testimony


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testimony

1. Law evidence given by a witness, esp orally in court under oath or affirmation
2. Old Testament
a. the Ten Commandments, as inscribed on the two stone tables
b. the Ark of the Covenant as the receptacle of these (Exodus 25:16; 16:34)

Testimony

 

in Soviet law, oral evidence concerning circumstances of significance for a criminal or civil case made by a witness during questioning or in court and included in the record. The information given as testimony may result from direct observation of the event, action, or fact or may be drawn from the accounts of other persons or from documents.

In criminal cases, testimony can be used to establish any circumstance subject to proof; in certain civil cases, testimony does not constitute proof, for example, an oral agreement concerning a loan of more than 50 rubles. Giving deliberately false testimony, refusing to answer questions, and giving evasive answers are criminal offenses against the administration of justice (for example, Criminal Code of the RSFSR, arts. 181 and 182).

In labor law, testimony is admitted in establishing the length of service when assigning pensions in those cases where the appropriate documents have not been saved and cannot be obtained because records do not exist. Testimony is authorized to determine the length of service of an industrial worker or office employee only in cases where at least one-half of the period in question can be confirmed by documents; for kolkhoz members, the entire period of service required for assignment of a pension can be established by testimony. The period of service is established on the basis of testimony of two or more witnesses, one of whom must know the claimant from working together at the same enterprise or in the same system. The testimony may be submitted in written form, in which case the authenticity of the signatures of the witnesses must be notarized.

References in periodicals archive ?
Rather than accept audiovisual testimony as "unvarnished" or "raw," Shenker's work pays careful attention to the impact on testimonial performances of crucial framing conditions, from the training and guidelines given to interviewers, to the sorts of questions each archive favors, to the ways that each archive uses (or envisions eventual uses for) its collection.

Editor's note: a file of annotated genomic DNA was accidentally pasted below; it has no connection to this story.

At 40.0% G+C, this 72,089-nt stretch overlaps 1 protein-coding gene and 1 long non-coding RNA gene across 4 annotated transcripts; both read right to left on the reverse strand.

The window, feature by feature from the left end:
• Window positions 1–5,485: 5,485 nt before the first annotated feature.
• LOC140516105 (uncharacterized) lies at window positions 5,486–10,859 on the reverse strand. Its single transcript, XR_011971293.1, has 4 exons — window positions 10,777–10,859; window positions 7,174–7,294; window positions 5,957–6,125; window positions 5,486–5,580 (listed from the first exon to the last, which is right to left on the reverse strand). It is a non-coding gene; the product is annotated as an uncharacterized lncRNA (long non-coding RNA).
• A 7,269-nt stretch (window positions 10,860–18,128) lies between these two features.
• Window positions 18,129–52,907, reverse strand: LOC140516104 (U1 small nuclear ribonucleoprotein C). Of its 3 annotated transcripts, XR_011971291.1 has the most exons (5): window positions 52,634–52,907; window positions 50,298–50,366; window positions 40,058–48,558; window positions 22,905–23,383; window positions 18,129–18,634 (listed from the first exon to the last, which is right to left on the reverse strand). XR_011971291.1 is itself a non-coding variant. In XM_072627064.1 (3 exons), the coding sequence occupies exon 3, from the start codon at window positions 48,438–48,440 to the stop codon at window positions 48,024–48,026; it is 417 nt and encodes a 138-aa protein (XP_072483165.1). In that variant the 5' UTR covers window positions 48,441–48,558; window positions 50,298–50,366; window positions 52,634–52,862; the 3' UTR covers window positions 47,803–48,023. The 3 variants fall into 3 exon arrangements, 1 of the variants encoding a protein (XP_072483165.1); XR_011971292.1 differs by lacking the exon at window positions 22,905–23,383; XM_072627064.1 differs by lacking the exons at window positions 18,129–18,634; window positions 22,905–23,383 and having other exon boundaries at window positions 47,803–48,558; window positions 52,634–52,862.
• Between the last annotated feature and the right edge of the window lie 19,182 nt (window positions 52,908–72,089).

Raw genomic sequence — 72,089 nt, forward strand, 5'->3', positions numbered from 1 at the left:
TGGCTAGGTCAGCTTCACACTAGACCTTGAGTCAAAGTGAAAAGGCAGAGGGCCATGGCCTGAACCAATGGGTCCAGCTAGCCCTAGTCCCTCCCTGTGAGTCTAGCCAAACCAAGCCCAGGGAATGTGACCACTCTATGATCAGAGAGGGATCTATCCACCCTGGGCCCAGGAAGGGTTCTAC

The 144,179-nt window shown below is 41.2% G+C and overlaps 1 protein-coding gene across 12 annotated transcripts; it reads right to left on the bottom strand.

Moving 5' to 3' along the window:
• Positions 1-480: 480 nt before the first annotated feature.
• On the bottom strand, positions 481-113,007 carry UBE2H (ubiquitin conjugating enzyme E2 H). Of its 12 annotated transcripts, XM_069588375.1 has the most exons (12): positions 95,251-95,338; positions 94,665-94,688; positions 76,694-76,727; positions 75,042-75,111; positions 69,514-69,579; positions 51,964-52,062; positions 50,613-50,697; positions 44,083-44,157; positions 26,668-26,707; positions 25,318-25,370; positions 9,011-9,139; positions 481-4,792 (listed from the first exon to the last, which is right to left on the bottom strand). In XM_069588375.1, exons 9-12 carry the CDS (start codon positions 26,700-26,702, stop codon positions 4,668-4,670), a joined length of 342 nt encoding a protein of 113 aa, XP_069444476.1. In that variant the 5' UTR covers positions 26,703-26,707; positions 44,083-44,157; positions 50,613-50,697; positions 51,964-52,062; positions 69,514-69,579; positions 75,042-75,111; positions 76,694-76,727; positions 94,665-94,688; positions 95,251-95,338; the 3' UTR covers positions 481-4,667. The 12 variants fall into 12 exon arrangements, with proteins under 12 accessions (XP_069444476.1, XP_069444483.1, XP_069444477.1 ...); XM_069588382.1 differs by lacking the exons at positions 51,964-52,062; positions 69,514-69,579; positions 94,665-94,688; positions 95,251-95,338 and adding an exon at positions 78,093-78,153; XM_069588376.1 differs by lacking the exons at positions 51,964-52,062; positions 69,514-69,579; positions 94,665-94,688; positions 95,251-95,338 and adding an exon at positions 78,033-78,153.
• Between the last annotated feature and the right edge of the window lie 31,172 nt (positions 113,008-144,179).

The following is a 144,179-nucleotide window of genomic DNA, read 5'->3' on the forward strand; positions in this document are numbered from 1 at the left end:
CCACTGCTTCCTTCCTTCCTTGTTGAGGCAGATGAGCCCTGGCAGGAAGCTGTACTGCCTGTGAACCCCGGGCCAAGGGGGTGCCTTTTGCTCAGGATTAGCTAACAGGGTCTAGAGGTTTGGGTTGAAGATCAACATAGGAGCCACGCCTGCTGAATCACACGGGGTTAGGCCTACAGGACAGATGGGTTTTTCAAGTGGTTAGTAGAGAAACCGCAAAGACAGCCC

You can also filter result by gender, experience group, country that interview took place in, country of birth of the person giving the testimony, and by the length of the video.
Terms of testimony: There should not be any contraindications for testimony in all conditions.
West Virginia law does not require that an expert hold a West Virginia license; thus, physicians who are licensed in other states routinely provide expert testimony in medical malpractice cases.
The same psychologist gave similar testimony in six other death row cases.
Finally it proposes the idea of playing prior testimony through the court's own recording system, along with a possible instruction to inform the jury of the luxury of a read back.
The government denied the appellant's request to review his previous testimony before returning to complete his testimony.
In his testimony to grand jurors, Deputy District Attorney Max Huntsman said evidence suggested that Wong used Kaiser funds to curry favor with Edwards by financing the massages, even after Edwards described sexual activity during some of the sessions, the documents said.
The Virginia Court of Appeals, sitting en banc, acknowledged that Virginia allows lay testimony to support an insanity defense.
In the Request, Peyrelevade contends that interlocutory review is appropriate and necessary in this case because the ALJ's ruling improperly resolves a controlling issue of law by denying consideration of Peyrelevade's deposition testimony and by barring Peyrelevade from preserving his testimony by way of a testimonial deposition pursuant to Rule 263.
December's splashiest leak came from the world of baseball, where the secret grand jury testimony of seven-time National League Most Valuable Player Barry Bonds was published at length in the San Francisco Chronicle, triggering an anti-steroids outcry from the Golden Gate Bridge to the White House.
The convictions of the two mothers were obtained largely on expert testimony that the judges considered "unsafe.